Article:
Is there a definition of ‘control’ and are minority and other interests less than control caught?

Article 12 of the Regulation of the Antitrust Law defines control as ‘the result of contracts, acts or any other means that, taking factual and legal circumstances into account, confer the possibility of asserting substantial or decisive influence over a company or economic operator. Control may be joint or exclusive’. Minority or other interests that are less than control are not caught under the merger control regulation.

Thresholds, triggers and approvals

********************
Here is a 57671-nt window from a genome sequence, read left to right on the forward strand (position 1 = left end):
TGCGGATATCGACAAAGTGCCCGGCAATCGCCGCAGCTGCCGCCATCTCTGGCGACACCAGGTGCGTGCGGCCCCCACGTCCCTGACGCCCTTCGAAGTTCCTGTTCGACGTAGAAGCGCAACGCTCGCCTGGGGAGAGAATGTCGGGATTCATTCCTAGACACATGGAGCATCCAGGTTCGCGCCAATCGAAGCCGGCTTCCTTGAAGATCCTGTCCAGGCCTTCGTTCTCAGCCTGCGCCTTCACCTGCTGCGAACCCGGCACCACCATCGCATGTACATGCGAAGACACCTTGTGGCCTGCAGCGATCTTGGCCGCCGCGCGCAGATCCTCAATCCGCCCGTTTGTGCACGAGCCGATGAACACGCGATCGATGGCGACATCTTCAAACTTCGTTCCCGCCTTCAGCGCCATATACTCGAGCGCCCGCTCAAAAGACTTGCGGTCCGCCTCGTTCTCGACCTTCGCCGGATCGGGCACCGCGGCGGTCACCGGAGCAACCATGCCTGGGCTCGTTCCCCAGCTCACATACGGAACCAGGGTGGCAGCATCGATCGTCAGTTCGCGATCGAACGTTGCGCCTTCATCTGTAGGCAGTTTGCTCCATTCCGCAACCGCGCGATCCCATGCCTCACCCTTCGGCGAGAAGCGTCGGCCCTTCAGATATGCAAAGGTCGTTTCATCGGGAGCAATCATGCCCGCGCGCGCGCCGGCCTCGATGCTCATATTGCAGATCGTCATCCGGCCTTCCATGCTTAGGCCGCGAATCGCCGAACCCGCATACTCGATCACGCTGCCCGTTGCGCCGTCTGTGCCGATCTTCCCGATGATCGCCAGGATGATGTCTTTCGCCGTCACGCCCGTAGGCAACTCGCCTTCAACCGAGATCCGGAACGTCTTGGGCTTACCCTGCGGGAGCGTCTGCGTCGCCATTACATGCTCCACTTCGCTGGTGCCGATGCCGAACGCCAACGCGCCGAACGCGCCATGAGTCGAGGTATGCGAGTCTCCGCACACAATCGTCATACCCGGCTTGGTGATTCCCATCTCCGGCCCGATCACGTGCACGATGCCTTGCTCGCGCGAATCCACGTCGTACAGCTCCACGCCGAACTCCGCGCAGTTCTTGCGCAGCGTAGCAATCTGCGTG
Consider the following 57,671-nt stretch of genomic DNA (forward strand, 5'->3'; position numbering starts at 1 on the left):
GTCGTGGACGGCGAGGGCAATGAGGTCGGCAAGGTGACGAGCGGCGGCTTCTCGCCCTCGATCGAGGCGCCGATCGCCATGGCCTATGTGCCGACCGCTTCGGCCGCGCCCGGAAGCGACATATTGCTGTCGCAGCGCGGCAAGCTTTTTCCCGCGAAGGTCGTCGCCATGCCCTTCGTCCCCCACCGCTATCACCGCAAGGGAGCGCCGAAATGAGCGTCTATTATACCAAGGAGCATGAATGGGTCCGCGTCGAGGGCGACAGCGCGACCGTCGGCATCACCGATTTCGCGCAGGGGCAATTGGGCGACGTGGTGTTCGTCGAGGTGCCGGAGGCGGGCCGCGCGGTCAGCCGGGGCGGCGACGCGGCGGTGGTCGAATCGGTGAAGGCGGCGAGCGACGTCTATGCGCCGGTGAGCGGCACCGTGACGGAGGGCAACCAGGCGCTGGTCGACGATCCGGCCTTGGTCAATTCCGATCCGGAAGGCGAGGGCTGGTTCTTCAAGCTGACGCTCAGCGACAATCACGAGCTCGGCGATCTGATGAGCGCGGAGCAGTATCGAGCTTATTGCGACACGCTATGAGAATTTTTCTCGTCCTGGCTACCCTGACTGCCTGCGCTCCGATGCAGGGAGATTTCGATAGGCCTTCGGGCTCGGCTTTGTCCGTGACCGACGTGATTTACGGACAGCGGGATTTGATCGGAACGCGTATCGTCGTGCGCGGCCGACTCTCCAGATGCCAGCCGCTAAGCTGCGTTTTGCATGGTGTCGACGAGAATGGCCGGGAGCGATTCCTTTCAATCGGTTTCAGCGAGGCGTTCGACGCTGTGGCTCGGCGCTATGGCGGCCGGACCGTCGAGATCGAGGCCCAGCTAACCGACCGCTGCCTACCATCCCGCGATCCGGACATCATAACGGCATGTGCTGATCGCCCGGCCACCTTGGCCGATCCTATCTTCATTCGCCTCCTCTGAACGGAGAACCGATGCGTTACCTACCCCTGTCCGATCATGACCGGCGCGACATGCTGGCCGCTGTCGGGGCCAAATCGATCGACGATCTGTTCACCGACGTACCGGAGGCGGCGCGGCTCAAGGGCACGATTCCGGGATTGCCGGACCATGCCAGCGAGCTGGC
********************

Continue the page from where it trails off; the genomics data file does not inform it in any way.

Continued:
What are the jurisdictional thresholds for notification and are there circumstances in which transactions falling below these thresholds may be investigated?

The Antitrust Law stipulates that if an economic concentration operation meets one of the following thresholds, the operation must be filed for analysis and clearance by the SCPM:

  • the turnover in Ecuador of all participants in the economic concentration in the preceding fiscal year exceeds;
  • financial institutions: 3.2 million basic salaries (the basic salary in 2022 is US$425);
  • insurance and reinsurance entities: 214,000 basic salaries; and
  • other industries: 200,000 basic salaries; and
  • the economic concentration involves economic operators engaged in the same economic activity and, as a consequence thereof, the acquired or increased share in the relevant market is equal to or surpasses 30 per cent.